RAIL campaigners are demanding an overhaul in antiquated ticketing rules which left one North-East traveller close to tears after she travelled on a Newcastle to Leeds train ticket - but got off at Darlington.

The mother-of-four was hit with a £33.70 fine - despite the ticket she was using costing £10 more than the one she was supposed to have bought.

Campaigners said the case highlighted the nonsense of England's overly complex ticketing structure which makes travellers feel like criminals even if they have just made an innocent mistake.

Last year the Government said it was preparing a shake-up in the rail regulations and promised that passengers who make genuine mistakes over their tickets will no longer be ‘treated like criminals’.

But campaigners say the shake-up is taking too long.

They cited the latest incident which happened after a friend bought two identical return tickets from Newcastle to Leeds on April 24.

The friend got on at Newcastle while the passenger got on at Darlington.

After a day in Leeds, the pair caught the train home and the passenger, a 42-year-old mother-of-four, got off at Darlington.

However, she was stopped at the barrier for having the wrong ticket and issued with a fine by Virgin Trains East Coast staff.

The woman, who has asked not to be named, said she was unaware she had committed an offence, adding that staff had not stopped her on the outward journey.

"A male member of staff took me to the office to complete the unpaid fare notice and another female member of staff was there too. I was very distressed by this point and close to tears as I have never once broken the law in my entire life. I tried to explain that it was a genuine error and they kept cutting me off in mid-sentence, the female member of staff telling me that I'd 'obviously got away with it'.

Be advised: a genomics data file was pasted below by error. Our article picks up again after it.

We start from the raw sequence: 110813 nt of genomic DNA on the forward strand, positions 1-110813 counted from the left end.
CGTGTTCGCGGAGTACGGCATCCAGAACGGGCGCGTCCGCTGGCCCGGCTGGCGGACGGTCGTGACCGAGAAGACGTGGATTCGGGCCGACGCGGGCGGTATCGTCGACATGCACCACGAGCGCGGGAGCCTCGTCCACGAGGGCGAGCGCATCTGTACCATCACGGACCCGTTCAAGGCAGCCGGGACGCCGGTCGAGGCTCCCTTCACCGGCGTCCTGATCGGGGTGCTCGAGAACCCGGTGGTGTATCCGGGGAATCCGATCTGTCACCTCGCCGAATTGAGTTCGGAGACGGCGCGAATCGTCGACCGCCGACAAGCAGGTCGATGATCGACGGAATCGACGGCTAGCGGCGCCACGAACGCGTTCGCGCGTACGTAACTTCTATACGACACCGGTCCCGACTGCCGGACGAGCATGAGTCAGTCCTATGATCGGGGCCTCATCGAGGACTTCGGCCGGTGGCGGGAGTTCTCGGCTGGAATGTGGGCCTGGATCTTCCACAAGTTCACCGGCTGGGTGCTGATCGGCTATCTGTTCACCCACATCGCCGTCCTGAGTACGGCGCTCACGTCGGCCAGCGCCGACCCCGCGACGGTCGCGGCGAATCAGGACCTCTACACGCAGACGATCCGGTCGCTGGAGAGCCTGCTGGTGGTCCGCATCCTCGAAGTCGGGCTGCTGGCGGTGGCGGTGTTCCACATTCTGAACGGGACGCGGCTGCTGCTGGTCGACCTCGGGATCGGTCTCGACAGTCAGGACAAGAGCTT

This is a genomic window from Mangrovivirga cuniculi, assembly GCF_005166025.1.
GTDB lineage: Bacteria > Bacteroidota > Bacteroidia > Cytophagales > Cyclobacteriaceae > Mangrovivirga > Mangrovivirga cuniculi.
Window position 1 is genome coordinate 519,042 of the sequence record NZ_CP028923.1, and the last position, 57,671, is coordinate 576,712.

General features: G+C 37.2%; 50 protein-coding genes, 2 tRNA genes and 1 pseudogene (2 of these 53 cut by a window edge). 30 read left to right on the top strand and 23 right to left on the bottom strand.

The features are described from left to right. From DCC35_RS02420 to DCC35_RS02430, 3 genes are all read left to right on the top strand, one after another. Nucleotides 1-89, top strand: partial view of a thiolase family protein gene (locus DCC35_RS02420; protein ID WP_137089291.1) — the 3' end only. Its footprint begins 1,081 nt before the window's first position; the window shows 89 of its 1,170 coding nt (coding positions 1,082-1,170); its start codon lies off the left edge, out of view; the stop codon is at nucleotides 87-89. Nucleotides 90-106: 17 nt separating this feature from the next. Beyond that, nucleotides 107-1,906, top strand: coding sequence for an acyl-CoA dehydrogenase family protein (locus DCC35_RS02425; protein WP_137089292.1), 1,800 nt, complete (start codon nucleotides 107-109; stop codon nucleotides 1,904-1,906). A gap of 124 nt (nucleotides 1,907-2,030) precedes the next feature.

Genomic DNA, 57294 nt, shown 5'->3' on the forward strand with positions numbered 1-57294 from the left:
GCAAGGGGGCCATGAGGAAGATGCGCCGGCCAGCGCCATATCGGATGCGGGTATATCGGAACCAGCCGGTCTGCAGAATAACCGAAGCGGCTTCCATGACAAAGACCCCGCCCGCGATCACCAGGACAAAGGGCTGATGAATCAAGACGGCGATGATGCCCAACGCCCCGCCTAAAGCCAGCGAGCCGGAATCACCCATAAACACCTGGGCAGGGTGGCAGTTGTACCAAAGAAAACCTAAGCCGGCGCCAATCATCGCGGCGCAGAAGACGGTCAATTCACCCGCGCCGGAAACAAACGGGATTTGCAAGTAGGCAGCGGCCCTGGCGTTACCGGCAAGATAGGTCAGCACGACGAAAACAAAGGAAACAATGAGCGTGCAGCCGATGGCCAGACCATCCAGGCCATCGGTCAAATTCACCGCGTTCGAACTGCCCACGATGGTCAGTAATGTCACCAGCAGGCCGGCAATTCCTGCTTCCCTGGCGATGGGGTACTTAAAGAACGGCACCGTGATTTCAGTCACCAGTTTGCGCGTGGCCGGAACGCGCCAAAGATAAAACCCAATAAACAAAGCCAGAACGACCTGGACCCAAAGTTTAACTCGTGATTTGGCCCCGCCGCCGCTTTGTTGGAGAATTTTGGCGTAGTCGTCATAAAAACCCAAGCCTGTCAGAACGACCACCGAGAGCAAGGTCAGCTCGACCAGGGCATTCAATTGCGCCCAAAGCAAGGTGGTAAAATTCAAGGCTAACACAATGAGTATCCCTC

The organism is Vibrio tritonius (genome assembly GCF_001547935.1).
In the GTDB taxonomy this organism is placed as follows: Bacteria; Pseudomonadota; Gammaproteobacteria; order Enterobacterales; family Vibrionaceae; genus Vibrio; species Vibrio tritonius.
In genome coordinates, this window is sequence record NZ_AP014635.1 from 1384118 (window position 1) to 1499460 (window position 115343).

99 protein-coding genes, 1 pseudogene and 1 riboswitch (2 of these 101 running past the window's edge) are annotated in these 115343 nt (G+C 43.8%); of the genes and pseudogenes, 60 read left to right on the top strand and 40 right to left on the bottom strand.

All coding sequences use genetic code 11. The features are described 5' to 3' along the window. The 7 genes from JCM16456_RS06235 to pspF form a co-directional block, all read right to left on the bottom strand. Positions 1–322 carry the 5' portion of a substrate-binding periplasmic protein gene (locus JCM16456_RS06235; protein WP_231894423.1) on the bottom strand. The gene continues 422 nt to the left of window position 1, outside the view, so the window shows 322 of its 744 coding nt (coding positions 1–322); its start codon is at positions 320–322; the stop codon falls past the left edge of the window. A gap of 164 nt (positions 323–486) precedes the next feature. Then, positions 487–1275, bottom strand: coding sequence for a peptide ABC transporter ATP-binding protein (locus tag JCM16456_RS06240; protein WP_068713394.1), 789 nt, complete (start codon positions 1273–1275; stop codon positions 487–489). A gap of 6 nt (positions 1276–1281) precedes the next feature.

"I was made to feel like a criminal in front of other passengers and felt completely embarrassed and humiliated. My two small children were also at the other side of the barrier with my husband and were extremely distressed at me not being allowed through."

The passenger said she was horrified that she had unknowingly broken the rules.

"I offered to get back on the train and my husband would have had to drive to Newcastle to collect me. However, the train had already left and I could

not do this," she said, adding: "I felt bullied by both members of staff."

The passenger appealed the fine but this was rejected by Virgin Trains.

The Northern Echo contact Virgin Trains East Coast for a comment and the request was passed to the Rail Delivery Group, which represents train operators.A spokesman said: “Cheaper advance fares offer great value for money and are very popular. In return for significantly reduced prices, advance tickets are valid only on the date and train shown on the ticket and subject to clearly advertised conditions.

“Sales of popular Advance tickets have increased five-fold in the last ten years.”

But Passenger Focus, a rail watchdog, said train operators should show some common-sense. It is calling for a shake-up in the rules governing ticketing – some of which stem as far back as 1889.

And a spokesman for Railfuture, the independent campaign for a better rail network, said: "This is another example of our ridiculously complicated fares structure which works against the passenger.

"This is terrible PR for the rail company as it makes them look evil. There's lots of work to be done to make the system much simpler and more reasonable."

Last year the rail minister Claire Perry said: "Passengers rightly expect that we take strong action against fare dodgers. But passengers penalised through no fault of their own must be treated fairly. That’s why we have listened to passengers groups and are working with the rail industry to improve the system so it is clearer, fairer and easier to use.”

In 2010, The Northern Echo highlighted the case of university professor Martyn Evans who was asked to pay £155 after getting off a train one stop early in Darlington, rather than continuing to Durham.